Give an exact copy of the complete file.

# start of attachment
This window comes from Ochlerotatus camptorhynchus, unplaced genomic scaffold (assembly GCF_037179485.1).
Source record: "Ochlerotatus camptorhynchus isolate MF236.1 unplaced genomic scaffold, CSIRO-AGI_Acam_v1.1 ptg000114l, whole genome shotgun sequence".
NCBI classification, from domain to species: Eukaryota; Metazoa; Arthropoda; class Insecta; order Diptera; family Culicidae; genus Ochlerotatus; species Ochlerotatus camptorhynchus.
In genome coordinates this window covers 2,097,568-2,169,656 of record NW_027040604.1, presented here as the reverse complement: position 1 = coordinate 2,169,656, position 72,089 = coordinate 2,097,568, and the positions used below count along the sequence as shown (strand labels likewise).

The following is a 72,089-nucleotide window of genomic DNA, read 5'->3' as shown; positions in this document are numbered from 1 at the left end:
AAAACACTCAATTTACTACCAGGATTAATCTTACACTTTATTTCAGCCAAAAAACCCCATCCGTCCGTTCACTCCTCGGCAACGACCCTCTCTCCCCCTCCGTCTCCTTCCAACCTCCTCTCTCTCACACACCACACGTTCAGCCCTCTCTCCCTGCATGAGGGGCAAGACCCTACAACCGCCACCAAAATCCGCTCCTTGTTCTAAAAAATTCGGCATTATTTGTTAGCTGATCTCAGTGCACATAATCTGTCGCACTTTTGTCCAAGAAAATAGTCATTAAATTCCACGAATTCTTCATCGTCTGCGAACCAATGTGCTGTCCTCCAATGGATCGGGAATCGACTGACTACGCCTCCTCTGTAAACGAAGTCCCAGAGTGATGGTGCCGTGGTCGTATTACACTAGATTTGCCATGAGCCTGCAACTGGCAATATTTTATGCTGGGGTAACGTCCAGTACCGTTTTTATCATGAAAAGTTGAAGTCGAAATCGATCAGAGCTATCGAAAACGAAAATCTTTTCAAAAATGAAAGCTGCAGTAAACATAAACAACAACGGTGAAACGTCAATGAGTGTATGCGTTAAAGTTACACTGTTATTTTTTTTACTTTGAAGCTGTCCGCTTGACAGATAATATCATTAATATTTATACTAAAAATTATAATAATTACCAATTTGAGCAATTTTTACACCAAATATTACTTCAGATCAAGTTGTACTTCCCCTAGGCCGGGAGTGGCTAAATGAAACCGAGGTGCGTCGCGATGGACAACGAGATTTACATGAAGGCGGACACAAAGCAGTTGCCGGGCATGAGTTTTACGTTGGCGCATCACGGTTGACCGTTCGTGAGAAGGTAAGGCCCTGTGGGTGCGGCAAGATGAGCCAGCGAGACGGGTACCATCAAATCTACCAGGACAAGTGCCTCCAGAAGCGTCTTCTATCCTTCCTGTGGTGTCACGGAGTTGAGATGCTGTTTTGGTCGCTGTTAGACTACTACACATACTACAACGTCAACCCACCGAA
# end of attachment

This window comes from Ochlerotatus camptorhynchus, unplaced genomic scaffold (assembly GCF_037179485.1).
Source record: "Ochlerotatus camptorhynchus isolate MF236.1 unplaced genomic scaffold, CSIRO-AGI_Acam_v1.1 ptg000114l, whole genome shotgun sequence".
NCBI classification, from domain to species: Eukaryota; Metazoa; Arthropoda; class Insecta; order Diptera; family Culicidae; genus Ochlerotatus; species Ochlerotatus camptorhynchus.
In genome coordinates this window covers 2,097,568-2,169,656 of record NW_027040604.1, presented here as the reverse complement: position 1 = coordinate 2,169,656, position 72,089 = coordinate 2,097,568, and the positions used below count along the sequence as shown (strand labels likewise).

The following is a 72,089-nucleotide window of genomic DNA, read 5'->3' as shown; positions in this document are numbered from 1 at the left end:
AAAACACTCAATTTACTACCAGGATTAATCTTACACTTTATTTCAGCCAAAAAACCCCATCCGTCCGTTCACTCCTCGGCAACGACCCTCTCTCCCCCTCCGTCTCCTTCCAACCTCCTCTCTCTCACACACCACACGTTCAGCCCTCTCTCCCTGCATGAGGGGCAAGACCCTACAACCGCCACCAAAATCCGCTCCTTGTTCTAAAAAATTCGGCATTATTTGTTAGCTGATCTCAGTGCACATAATCTGTCGCACTTTTGTCCAAGAAAATAGTCATTAAATTCCACGAATTCTTCATCGTCTGCGAACCAATGTGCTGTCCTCCAATGGATCGGGAATCGACTGACTACGCCTCCTCTGTAAACGAAGTCCCAGAGTGATGGTGCCGTGGTCGTATTACACTAGATTTGCCATGAGCCTGCAACTGGCAATATTTTATGCTGGGGTAACGTCCAGTACCGTTTTTATCATGAAAAGTTGAAGTCGAAATCGATCAGAGCTATCGAAAACGAAAATCTTTTCAAAAATGAAAGCTGCAGTAAACATAAACAACAACGGTGAAACGTCAATGAGTGTATGCGTTAAAGTTACACTGTTATTTTTTTTACTTTGAAGCTGTCCGCTTGACAGATAATATCATTAATATTTATACTAAAAATTATAATAATTACCAATTTGAGCAATTTTTACACCAAATATTACTTCAGATCAAGTTGTACTTCCCCTAGGCCGGGAGTGGCTAAATGAAACCGAGGTGCGTCGCGATGGACAACGAGATTTACATGAAGGCGGACACAAAGCAGTTGCCGGGCATGAGTTTTACGTTGGCGCATCACGGTTGACCGTTCGTGAGAAGGTAAGGCCCTGTGGGTGCGGCAAGATGAGCCAGCGAGACGGGTACCATCAAATCTACCAGGACAAGTGCCTCCAGAAGCGTCTTCTATCCTTCCTGTGGTGTCACGGAGTTGAGATGCTGTTTTGGTCGCTGTTAGACTACTACACATACTACAACGTCAACCCACCGAA